I Vitelloni

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Federico Fellini’s 1953 breakthrough I Vitelloni is often translated as The Bullocks. The Young Bucks would be better, since it’s the story of a group of young Italian guys – all of them pretty good looking, all of them with a high opinion of themselves – who do very little with their time apart from drink, smoke, play billiards, bet on the horses, chase women and, coming way down the list, occasionally wonder what the future might bring.

Scratch that. It’s actually really the story of one of the group, Fausto (Franco Fabrizi), a handsome devil in the Richard Burton mould who, as the film starts, is trying to skip town, having impregnated the sister of one of his friends. Sandra (Leonora Ruffo), ironically, has just been crowned Miss Mermaid 1953 in a local beauty pageant, but she’s about to taste renown of a different sort.

This being 1950s Italy, Catholic and conservative, Fausto has soon been bullied to the altar and he and Sandra are soon living as man and wife at her parents’ house. In the sort of plot that would later drive many a British kitchen sinker, Fausto’s wings are now clipped, or they should be.

In fact he carries on much as before, making eyes at pretty women, even when out at the cinema with his wife, until he eventually makes a move on his boss’s wife Giulia (played by Lída Baarová, who had once been the mistress of Josef Goebbels, but that’s another story), gets fired and precipitates a crisis that forces him to take a long hard look at himself.

This might be Fausto’s story but the shooting of the film was organised around the most famous actor in the produciton, Alberto Sordi, and followed him around Italy as he fulfilled a series of stage commitments. Fellini shot on the hoof, as and when, using whichever of three cinematographers could make it to wherever Sordi was on any particular date. Hence the names Carlo Carlini, Otello Martelli and Luciano Trasatti all down as cameramen, though between the three of them and Fellini, they manage to cobble together a unified visual style of languid tracking shots, a heightened, documentary-style neo-realism with theatrical elements and hints of what would later be Fellini’s high style – his fascination with grotesques, cross-dressing and people in uniform.

Moraldo at the train station
Moraldo is about to leave town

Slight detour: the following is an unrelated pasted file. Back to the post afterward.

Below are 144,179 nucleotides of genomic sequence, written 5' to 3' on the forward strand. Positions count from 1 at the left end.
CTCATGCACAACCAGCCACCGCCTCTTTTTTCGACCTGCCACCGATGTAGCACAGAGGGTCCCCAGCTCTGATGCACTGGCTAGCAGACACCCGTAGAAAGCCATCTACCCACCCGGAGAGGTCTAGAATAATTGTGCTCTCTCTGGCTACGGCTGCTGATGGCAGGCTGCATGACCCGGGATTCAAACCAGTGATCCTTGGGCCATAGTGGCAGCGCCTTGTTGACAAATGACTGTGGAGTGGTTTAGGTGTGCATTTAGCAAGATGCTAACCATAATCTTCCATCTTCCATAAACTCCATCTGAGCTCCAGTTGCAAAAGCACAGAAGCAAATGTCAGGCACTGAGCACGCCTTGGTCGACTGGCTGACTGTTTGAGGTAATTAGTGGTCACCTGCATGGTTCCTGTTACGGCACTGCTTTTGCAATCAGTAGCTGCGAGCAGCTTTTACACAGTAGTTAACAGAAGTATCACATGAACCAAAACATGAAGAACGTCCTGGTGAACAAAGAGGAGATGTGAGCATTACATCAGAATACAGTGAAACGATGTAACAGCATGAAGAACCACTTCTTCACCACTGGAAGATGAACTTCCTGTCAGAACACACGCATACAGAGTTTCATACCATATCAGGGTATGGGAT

The glimpses of the later style are most notable in a massive party sequence set in a ballroom that’s a blizzard of streamers and glitter, masks and dancers. So this is where Paolo Sorrentino got the idea for that amazing opening set piece set at a party in his superb The Great Beauty.

The other guys barely figure. Moraldo (Franco Interlenghi) is often held to be the avatar for Fellini himself, though with hints of a sexual fascination with a teenage boy Moraldo meets on the empty streets one night, this might be up for reconsideration (since Fellini didn’t swing that way). Moraldo is the one who longs to go to Rome, to get out of this provincial backwater, to stand on his own two feet and make something of himself. And it’s his voiceover that introduces us to the film’s characters and fleshes out the narrative. But Fellini might be playing about here. It’s based on his life but that doesn’t mean necessarily that Moraldo is Fellini. Leopoldo (Leopoldo Trieste), the budding writer, would be a more obvious Fellini stand-in. As would Fellini’s own brother, Riccardo Fellini, who plays Riccardo, the least well defined of the group.

Nostalgia-tinged, light-hearted soap opera is the prevailing atmosphere, with Fellini indulging in a couple of accelerated dolly shots right into people’s faces at moments of high anxiety, in much the same way that Brazilian soap would later take to an extreme and the whole world would parody. Soap opera in which every scene is beautifully composed and photographed, and every actor’s every move seems to be choreographed.

The film won Fellini an Oscar nomination. Coming after the flop of his previous film, The White Sheik, this was an achievement. Fellini would follow up the next year with La Strada, which is where his remarkable 20-odd year run really begins. In I Vitelloni he’s gathering his forces for the push.

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© Steve Morrissey 2022

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